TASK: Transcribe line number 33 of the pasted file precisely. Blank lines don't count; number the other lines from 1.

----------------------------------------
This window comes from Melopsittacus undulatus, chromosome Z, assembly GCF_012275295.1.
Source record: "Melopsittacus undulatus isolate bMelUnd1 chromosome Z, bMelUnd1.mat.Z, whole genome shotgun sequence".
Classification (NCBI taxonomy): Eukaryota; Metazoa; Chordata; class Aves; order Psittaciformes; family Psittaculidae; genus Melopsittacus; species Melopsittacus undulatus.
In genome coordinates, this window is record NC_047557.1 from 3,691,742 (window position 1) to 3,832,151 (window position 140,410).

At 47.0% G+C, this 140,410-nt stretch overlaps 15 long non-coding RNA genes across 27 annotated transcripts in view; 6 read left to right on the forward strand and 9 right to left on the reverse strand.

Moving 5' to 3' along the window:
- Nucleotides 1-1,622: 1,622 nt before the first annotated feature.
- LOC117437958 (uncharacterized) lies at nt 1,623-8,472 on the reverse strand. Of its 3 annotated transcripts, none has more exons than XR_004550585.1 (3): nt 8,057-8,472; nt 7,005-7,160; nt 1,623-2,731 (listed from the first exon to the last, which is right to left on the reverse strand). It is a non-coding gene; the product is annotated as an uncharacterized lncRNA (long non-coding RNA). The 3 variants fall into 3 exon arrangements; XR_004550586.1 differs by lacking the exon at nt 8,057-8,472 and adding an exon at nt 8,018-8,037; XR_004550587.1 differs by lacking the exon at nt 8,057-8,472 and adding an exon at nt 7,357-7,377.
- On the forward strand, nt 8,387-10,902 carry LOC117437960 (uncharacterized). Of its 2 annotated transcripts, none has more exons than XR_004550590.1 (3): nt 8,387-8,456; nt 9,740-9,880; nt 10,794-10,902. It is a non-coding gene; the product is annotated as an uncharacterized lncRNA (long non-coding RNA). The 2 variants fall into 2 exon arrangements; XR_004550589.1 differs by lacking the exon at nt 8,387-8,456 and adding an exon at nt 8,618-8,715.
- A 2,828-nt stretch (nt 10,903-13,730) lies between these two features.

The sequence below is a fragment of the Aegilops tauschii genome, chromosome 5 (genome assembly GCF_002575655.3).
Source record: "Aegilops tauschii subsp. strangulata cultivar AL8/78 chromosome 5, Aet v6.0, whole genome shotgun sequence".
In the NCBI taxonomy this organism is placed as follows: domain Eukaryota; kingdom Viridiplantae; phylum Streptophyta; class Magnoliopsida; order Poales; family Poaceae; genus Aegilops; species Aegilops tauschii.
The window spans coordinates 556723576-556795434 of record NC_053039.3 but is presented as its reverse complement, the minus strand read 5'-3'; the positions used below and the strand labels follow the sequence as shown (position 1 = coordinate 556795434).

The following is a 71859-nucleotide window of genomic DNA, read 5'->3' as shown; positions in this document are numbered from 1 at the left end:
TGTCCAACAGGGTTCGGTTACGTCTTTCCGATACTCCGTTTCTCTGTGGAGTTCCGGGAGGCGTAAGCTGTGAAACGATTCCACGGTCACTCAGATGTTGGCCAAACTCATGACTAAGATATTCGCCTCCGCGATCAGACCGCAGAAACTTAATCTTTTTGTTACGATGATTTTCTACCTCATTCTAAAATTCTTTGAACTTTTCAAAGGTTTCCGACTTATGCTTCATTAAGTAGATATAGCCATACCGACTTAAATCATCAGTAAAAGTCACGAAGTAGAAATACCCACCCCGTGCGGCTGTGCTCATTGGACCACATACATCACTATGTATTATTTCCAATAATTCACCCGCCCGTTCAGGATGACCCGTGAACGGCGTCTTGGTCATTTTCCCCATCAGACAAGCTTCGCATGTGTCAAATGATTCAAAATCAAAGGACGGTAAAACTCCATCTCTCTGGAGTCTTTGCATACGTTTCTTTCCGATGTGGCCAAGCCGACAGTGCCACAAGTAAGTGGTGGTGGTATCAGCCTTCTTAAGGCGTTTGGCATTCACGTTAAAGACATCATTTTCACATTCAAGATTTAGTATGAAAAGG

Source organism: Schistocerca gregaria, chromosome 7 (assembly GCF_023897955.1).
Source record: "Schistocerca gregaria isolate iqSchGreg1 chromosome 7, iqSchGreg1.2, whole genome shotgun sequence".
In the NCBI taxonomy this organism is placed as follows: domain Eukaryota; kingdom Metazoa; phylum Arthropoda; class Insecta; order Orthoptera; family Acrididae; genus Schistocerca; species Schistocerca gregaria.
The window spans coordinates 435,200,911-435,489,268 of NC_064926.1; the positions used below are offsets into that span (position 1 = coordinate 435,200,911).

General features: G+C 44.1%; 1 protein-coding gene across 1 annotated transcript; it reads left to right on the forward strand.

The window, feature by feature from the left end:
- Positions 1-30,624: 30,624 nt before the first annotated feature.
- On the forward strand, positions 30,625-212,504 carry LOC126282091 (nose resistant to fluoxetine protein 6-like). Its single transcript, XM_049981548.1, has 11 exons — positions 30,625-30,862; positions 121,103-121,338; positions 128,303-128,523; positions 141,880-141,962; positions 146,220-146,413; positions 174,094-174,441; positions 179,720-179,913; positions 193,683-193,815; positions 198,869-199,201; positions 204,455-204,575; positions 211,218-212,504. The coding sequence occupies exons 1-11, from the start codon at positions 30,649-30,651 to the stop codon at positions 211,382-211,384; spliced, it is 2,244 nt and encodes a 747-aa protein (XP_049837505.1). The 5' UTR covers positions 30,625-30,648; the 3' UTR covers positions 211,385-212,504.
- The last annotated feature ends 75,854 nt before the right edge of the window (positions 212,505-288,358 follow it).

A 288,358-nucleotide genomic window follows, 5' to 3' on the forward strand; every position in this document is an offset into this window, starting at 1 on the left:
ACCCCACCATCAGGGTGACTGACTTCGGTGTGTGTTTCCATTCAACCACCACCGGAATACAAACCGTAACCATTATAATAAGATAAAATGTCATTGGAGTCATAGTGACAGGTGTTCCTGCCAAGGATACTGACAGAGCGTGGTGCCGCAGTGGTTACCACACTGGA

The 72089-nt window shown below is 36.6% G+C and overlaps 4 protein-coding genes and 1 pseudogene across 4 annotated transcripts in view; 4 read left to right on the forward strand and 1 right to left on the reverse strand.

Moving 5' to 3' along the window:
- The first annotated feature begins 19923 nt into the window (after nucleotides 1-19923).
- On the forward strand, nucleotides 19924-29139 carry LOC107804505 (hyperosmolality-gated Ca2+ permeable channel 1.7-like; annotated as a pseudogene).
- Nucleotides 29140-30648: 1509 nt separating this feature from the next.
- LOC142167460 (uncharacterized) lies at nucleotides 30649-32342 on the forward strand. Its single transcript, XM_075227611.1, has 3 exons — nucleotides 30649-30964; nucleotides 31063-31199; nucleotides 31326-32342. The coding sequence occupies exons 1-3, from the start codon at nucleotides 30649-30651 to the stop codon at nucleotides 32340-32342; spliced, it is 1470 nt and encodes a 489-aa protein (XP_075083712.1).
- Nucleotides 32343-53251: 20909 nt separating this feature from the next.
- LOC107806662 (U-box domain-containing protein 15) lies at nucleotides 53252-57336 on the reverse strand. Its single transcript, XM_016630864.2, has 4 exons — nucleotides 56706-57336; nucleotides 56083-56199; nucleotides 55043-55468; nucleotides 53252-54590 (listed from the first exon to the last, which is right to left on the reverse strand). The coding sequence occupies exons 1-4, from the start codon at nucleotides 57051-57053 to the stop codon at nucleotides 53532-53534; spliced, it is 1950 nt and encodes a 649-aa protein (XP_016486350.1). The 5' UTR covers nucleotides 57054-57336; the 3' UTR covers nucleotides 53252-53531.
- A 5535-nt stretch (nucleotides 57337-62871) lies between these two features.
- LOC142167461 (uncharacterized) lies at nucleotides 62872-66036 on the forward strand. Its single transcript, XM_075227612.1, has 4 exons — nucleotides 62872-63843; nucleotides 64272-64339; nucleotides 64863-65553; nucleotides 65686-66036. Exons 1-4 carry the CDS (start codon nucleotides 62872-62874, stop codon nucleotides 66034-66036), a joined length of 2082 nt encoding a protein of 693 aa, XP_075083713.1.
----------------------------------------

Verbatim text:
- LOC142167460 (uncharacterized) lies at nucleotides 30649-32342 on the forward strand. Its single transcript, XM_075227611.1, has 3 exons — nucleotides 30649-30964; nucleotides 31063-31199; nucleotides 31326-32342. The coding sequence occupies exons 1-3, from the start codon at nucleotides 30649-30651 to the stop codon at nucleotides 32340-32342; spliced, it is 1470 nt and encodes a 489-aa protein (XP_075083712.1).